US health advisers on Thursday endorsed new COVID-19 boosters targeting today’s most common omicron strains and said if enough people roll up their sleeves, the updated shots could mitigate a winter surge.
The streamlined footage from Pfizer and rival Moderna offers Americans a chance to get the most up-to-date protection at another critical stage in the pandemic. They are combination or “bivalent” vaccines – half the original vaccine and half the protection against the BA.4 and BA.5 Omicron versions that now cause nearly all COVID-19 infections.
Advisors from the Centers for Disease Control and Prevention, according to AP, have wrestled with who should get the new booster shot and when, because only one similarly optimized vaccine, not the exact recipe, has been studied in humans so far.
But ultimately, the panel felt it was the best option, considering the U.S. is still seeing tens of thousands of COVID-19 cases and about 500 deaths a day — even ahead of an expected new winter wave.
“I think they’re going to be a powerful tool for disease prevention this fall and winter,” said CDC consultant Dr. Matthew Daley of Kaiser Permanente Colorado.
Comparing the optimization that has been studied in humans to what the US will actually use, “it’s the same scaffolding, part of the same roof, we’re just putting in some dormers and windows,” said Dr. Sarah Long from Drexel University.
The CDC is expected to adopt this recommendation soon, the final step before recording can begin. Pfizer said it expects to ship 3 million doses to vaccination sites across the country by Tuesday.
The original COVID-19 vaccines still offer strong protection against serious illness and death, especially in younger and healthier people who have received at least one booster shot.
But these vaccines were designed to target the virus strain that was circulating in early 2020. Effectiveness decreases as new mutants emerge and more time has passed since the last vaccination. Since April, hospitalization rates have skyrocketed among people over 65, the CDC said.
The new updated vaccinations are for booster purposes only, not for a person’s very first vaccination.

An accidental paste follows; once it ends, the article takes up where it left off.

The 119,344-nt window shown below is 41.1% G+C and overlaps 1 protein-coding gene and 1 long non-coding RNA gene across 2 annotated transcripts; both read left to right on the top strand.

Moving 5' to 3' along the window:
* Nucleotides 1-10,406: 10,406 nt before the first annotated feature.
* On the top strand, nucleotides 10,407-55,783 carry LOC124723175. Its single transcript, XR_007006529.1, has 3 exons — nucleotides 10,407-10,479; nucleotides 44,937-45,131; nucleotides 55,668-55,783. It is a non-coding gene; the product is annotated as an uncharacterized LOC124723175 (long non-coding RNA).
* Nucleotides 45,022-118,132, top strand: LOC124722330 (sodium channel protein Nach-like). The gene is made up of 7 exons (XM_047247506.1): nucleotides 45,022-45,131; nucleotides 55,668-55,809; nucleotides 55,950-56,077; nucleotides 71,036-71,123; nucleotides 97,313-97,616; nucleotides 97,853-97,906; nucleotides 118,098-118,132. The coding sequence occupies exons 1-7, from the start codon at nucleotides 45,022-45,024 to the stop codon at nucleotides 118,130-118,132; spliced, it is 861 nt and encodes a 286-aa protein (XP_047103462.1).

One big unknown: exactly how much use people will get from one of those extra shots.
According to the CDC, more than 1,400 people were enrolled in multiple studies of a previous vaccine recipe optimization targeting a previous Omicron strain called BA.1.
In the US, the FDA wanted fall boosters targeting the currently circulating Omicron strains.
This is how flu vaccines are updated every year, the CDC noted.
dr Ohio State University’s Pablo Sanchez was the only CDC advisor who voted against recommending the recordings.
But “I just feel like this was a bit premature” given the lack of human data on how well it works, he said.
Several CDC advisors said people must wait longer than the FDA-required minimum of two months between their last shot and the new booster shot to get the maximum benefit. Waiting at least three months would be better, they said.
Another change: The FDA no longer allows the original prescription boosters to be used by anyone over the age of 12 — a source of potential confusion for people who had planned to get a regular booster this week and may now have to wait for the new kind to come out your local pharmacy or clinic.
It’s not clear how many people want an updated recording.
The US government has bought 170 million doses from both companies – shots that will be free – and the CDC said 200 million people could be eligible.